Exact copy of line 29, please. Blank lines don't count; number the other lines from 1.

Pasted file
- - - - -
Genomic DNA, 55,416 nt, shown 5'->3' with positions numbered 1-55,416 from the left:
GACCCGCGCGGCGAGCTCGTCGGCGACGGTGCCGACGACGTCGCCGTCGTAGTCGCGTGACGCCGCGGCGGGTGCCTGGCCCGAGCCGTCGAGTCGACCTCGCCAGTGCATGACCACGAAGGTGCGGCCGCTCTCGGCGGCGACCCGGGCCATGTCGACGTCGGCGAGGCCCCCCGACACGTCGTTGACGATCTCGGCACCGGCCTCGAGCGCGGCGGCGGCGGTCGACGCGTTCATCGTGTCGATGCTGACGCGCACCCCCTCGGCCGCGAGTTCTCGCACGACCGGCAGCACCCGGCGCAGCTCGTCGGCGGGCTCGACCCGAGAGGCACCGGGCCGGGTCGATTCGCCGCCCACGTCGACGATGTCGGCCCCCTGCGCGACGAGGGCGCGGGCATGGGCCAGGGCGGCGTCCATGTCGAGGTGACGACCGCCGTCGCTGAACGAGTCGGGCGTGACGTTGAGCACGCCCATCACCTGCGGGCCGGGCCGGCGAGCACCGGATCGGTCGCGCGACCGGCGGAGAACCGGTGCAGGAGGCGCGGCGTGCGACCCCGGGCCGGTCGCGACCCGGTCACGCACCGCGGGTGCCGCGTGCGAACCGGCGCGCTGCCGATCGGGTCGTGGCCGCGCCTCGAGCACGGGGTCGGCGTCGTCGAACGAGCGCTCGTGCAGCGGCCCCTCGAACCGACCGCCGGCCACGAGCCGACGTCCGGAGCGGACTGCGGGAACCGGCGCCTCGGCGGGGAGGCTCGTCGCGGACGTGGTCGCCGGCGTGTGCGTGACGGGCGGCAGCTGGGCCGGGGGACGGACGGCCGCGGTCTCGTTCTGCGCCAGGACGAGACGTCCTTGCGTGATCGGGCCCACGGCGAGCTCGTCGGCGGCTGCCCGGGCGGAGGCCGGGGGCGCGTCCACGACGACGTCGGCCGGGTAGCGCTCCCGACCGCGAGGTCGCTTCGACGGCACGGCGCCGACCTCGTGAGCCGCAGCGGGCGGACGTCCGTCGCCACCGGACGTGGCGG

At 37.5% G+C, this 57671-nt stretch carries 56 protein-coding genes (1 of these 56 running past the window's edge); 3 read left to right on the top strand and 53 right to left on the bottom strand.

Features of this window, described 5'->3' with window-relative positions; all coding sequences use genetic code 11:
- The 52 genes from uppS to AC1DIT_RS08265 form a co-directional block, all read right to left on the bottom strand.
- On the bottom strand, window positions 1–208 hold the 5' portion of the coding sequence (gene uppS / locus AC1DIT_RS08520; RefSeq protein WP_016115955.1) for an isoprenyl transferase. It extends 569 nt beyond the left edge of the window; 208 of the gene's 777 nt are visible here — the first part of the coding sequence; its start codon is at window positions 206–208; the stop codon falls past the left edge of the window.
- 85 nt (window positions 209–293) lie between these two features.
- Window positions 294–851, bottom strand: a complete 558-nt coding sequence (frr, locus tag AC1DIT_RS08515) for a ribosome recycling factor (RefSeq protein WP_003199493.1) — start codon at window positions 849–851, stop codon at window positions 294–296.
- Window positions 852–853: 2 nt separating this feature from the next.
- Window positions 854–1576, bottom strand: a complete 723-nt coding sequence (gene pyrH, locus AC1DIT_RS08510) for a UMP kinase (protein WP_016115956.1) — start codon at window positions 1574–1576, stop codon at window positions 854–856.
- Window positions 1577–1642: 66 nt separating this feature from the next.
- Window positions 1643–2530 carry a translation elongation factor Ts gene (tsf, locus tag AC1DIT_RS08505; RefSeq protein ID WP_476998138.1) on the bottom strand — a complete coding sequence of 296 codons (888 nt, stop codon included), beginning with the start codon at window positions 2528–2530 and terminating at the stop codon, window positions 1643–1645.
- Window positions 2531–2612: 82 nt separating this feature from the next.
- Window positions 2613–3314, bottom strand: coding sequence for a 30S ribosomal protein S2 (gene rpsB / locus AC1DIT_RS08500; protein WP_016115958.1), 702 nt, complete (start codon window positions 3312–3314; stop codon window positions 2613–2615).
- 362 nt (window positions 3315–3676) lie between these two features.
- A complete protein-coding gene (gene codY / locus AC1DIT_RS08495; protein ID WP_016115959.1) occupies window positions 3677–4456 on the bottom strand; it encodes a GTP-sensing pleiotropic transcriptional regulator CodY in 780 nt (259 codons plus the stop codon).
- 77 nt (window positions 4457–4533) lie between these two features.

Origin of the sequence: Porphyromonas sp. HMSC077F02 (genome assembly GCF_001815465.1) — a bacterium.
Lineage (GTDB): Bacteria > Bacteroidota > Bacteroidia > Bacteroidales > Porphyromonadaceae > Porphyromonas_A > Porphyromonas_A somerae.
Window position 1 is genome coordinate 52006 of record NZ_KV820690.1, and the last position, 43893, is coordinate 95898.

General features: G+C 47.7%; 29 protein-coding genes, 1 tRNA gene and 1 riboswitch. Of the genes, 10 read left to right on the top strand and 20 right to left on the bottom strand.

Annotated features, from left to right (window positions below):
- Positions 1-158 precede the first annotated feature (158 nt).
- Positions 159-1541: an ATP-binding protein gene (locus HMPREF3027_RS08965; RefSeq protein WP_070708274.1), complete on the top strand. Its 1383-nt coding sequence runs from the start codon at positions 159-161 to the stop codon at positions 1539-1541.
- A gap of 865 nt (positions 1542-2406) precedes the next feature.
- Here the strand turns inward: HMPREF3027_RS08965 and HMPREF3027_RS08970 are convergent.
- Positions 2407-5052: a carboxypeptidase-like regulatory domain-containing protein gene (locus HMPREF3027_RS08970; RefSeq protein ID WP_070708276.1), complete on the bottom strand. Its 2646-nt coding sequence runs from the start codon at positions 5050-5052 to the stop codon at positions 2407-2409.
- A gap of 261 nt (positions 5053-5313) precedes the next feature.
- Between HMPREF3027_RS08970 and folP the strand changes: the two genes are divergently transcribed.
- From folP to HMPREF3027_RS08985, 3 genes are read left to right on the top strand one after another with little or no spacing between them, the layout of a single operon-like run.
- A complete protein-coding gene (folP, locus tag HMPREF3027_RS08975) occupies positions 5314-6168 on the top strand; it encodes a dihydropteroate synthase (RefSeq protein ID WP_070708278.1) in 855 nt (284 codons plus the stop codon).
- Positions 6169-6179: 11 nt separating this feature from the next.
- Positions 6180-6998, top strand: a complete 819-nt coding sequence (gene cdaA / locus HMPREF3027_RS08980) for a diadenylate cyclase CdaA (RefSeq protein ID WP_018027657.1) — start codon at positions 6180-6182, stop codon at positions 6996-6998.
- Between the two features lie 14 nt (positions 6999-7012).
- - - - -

- Between HMPREF3027_RS08970 and folP the strand changes: the two genes are divergently transcribed.